Retailer JD Sports Fashion has unveiled plans to overhaul its corporate governance and internal controls as it looks to “draw a line in the sand” after the departure of its long-term boss and a string of competition probes.
The sportswear group said a numbers of independent investigations into “certain matters” and a governance review had stressed the need to bolster its board and improve the way the business is run.
Helen Ashton, interim chairwoman of JD Sports, said the group had now drawn up an 18-month plan to “rebase the governance, risk and control environment” at the group.
It follows the controversial exit of executive chairman Peter Cowgill last month after 18 years in the role, just three months after JD Sports was fined £4.3 million by the competition watchdog for exchanging information with Footasylum, which it had agreed to buy at the time for £90 million.
The deal had been blocked by the watchdog a few months earlier but not before Mr Cowgill had met his counterpart at Footasylum in a Bury car park, according to video seen by the Sunday Times.
JD said last month that Mr Cowgill was stepping down after the governance review, but it is widely speculated that he was ousted amid disagreements over the planned changes at the top, with JD in the throes of splitting the chairman and chief executive role.
Ms Ashton, interim chairwoman of JD Sports, told the PA news agency: “We feel we have drawn a line in the sand and understand where we are.
“We have drawn up a very clear plan of action and have 18 months to get there.”
She added that the group’s new board line up is focused on ensuring JD Sports puts damaging competition probes and fines behind it.
Just weeks ago, the CMA said it provisionally found that JD Sports conspired, together with sporting goods firm Elite Sports and Rangers Football Club, to fix prices of Rangers club clothing merchandise.
“That’s not what we expect as a board of a FTSE 100 business,” she said.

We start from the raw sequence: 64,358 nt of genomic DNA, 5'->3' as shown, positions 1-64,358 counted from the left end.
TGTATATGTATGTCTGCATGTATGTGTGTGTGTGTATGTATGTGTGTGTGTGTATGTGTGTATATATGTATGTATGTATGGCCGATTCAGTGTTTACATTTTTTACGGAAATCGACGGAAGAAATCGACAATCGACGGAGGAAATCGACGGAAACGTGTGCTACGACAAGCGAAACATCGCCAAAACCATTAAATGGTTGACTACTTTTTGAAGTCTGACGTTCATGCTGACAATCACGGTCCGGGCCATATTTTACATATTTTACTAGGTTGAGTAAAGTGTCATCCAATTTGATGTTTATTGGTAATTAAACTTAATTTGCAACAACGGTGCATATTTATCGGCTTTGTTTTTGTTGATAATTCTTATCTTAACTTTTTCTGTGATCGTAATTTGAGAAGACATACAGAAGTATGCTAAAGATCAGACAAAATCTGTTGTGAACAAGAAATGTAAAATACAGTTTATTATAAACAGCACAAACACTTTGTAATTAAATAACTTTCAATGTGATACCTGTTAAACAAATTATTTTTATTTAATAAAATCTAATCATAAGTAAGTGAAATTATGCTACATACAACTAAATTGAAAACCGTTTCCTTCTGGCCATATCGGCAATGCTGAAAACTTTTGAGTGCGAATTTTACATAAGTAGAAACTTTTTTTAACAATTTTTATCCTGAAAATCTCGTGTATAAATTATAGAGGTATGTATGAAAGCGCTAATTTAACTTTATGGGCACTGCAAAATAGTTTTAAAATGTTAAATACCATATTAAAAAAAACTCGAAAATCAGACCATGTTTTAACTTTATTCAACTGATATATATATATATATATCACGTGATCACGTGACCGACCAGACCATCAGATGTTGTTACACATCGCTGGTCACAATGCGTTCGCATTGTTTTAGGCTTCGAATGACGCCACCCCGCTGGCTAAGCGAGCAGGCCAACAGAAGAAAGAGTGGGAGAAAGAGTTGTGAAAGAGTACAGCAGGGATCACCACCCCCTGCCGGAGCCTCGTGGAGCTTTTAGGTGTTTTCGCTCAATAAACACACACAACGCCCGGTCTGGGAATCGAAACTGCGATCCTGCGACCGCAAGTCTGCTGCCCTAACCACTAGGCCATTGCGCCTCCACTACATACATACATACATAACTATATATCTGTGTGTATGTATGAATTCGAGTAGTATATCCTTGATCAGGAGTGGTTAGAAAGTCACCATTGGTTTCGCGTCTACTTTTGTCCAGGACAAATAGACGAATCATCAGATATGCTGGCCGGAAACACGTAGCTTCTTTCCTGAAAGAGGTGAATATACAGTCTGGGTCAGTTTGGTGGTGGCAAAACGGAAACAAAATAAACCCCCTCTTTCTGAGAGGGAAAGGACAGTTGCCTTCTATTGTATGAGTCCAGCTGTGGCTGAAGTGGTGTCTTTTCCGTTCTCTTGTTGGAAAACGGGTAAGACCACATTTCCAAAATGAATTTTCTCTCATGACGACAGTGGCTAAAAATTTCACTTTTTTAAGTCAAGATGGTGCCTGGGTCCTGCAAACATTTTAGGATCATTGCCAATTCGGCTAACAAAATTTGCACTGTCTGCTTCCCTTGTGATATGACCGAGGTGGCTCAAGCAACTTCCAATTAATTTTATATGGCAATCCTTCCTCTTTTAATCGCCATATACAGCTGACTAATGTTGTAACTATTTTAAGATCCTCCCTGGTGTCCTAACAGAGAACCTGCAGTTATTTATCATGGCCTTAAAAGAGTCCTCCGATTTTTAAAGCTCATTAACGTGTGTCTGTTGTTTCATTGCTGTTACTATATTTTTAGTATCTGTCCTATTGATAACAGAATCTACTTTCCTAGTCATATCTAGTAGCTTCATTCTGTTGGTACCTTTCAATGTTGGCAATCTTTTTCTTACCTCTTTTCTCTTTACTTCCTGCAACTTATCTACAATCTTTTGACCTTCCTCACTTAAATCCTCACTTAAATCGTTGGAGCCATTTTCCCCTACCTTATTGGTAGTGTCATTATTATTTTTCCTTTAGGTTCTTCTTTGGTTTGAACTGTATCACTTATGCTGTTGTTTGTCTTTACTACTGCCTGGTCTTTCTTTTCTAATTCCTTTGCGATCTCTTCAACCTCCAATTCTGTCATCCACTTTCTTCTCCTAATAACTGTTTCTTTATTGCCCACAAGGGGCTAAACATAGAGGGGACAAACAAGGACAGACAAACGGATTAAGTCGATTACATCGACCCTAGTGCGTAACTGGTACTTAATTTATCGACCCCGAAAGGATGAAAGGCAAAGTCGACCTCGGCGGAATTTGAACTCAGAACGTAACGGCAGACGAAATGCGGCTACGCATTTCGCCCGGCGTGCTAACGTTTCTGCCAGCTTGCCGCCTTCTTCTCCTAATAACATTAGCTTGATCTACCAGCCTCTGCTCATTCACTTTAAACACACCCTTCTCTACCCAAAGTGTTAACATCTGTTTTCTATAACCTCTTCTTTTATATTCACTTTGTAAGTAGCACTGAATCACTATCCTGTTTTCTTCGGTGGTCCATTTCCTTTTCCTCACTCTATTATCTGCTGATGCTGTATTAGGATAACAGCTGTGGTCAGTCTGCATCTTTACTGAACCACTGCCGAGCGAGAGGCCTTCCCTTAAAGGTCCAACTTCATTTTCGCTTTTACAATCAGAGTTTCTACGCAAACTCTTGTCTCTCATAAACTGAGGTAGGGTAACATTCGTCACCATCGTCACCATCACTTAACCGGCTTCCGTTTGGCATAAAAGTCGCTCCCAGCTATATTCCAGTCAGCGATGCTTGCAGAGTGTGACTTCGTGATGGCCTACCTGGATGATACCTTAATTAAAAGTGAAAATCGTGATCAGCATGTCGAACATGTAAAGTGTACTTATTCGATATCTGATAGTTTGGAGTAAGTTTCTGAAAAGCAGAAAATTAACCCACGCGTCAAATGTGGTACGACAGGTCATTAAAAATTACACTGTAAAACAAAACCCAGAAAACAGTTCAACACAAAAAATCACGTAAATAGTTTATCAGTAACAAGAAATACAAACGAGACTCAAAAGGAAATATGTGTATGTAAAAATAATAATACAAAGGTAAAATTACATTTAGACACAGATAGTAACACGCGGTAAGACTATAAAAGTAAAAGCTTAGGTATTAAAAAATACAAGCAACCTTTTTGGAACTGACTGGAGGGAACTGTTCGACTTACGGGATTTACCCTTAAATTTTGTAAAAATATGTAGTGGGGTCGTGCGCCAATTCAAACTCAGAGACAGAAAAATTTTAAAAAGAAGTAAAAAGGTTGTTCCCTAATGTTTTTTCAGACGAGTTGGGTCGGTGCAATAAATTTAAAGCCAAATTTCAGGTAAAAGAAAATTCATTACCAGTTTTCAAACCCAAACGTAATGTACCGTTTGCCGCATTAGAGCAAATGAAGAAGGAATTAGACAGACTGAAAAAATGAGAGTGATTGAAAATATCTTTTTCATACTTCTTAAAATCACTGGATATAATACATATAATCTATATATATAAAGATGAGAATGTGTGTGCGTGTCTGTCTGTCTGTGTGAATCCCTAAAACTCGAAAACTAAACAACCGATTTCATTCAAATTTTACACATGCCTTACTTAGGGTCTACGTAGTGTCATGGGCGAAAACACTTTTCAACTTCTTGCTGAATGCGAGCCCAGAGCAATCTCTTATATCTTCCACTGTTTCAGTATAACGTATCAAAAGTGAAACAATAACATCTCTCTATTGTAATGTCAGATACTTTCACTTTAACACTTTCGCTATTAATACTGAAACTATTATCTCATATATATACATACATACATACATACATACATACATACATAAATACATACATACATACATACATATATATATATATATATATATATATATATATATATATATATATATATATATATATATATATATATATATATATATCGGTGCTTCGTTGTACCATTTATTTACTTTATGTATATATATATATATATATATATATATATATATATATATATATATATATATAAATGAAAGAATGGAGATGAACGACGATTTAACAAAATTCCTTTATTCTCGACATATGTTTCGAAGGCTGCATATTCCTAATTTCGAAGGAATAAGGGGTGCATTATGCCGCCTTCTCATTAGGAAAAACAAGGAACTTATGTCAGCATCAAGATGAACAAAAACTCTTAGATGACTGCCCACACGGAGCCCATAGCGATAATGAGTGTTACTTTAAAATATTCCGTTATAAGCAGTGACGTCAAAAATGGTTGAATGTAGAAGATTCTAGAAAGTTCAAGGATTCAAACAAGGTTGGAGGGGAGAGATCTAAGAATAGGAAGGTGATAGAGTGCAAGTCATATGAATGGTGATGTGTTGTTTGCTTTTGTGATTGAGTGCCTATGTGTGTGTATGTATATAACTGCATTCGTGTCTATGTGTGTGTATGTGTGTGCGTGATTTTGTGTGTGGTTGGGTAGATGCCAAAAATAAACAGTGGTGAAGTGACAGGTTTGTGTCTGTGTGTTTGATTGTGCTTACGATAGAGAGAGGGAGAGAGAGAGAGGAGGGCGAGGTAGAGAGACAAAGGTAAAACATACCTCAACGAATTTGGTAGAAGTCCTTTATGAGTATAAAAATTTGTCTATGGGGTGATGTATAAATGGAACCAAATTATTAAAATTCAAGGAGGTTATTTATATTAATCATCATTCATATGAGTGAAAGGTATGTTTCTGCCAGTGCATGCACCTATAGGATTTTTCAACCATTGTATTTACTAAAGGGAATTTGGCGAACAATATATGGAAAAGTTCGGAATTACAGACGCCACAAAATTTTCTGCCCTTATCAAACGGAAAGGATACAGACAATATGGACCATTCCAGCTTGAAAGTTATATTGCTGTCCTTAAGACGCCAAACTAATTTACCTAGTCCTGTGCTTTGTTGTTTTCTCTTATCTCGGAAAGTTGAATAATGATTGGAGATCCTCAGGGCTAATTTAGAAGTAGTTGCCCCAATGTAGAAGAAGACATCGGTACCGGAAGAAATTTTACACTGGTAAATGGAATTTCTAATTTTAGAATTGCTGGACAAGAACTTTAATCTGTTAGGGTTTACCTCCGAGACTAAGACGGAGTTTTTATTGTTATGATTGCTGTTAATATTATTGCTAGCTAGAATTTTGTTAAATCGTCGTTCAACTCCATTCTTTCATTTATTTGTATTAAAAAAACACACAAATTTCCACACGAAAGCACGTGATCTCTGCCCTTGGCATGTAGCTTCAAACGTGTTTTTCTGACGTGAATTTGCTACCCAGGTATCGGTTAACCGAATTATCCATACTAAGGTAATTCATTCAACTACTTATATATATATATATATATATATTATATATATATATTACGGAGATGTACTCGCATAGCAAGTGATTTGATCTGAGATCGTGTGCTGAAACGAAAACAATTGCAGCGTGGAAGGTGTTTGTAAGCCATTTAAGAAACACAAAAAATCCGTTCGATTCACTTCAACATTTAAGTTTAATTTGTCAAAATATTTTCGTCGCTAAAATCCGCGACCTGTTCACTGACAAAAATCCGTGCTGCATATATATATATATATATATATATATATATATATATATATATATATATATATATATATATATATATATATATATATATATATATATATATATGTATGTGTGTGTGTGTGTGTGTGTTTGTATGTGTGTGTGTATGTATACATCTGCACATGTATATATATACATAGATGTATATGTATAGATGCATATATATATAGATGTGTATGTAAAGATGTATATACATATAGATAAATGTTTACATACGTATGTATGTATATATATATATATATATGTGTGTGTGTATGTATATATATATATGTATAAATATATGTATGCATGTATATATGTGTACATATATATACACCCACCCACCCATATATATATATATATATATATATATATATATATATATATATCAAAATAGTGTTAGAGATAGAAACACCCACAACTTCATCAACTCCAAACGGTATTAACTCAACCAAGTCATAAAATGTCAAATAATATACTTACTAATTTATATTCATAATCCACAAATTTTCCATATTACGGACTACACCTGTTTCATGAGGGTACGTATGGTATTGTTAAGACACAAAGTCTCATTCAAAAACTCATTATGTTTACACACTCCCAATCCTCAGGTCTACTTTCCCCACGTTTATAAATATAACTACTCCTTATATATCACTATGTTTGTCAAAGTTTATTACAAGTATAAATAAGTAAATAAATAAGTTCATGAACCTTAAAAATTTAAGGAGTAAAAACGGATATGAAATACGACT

But she added: “We want to be really careful and not lose the JD magic as we build out that governance structure.”
Despite the recent scandals, JD Sports’ much-delayed full year figures published on Wednesday showed it made a record £947.2 million annual profit haul – more than double the £421.3 million seen the previous year.
Statutory pre-tax profits jumped to £654.7 million in the year to January 29 from £324 million the previous year as demand for sportswear showed no sign of slowing.
But JD Sports – which markets itself as the King of Trainers – cautioned that underlying profits are set to remain flat in the current financial year due to the cost-of-living crisis and wider economic uncertainty.
Ms Ashton said: “Whilst we are encouraged by the resilient nature of the consumer demand in the current year to date, we remain conscious of the headwinds that prevail at this time.”
She said the search for a new chief executive was continuing, with a “number of high-calibre candidates at different stages of consideration”.
Some last minute contenders had come forward since the departure of Mr Cowgill, she revealed.
Board member Kath Smith, who has worked for Adidas and Reebok in the past, has taken the helm while the company looks for a new chief executive.
The company’s hunt for a new non-executive chairman is also “progressing at pace”, the group said.
The group added that it has repaid the £24.4 million furlough scheme support which its UK businesses received during the year to January 29, but that it would not be repaying the total £61 million received throughout the pandemic.
Source Link JD Sports pledges governance overhaul in wake of Cowgill’s departure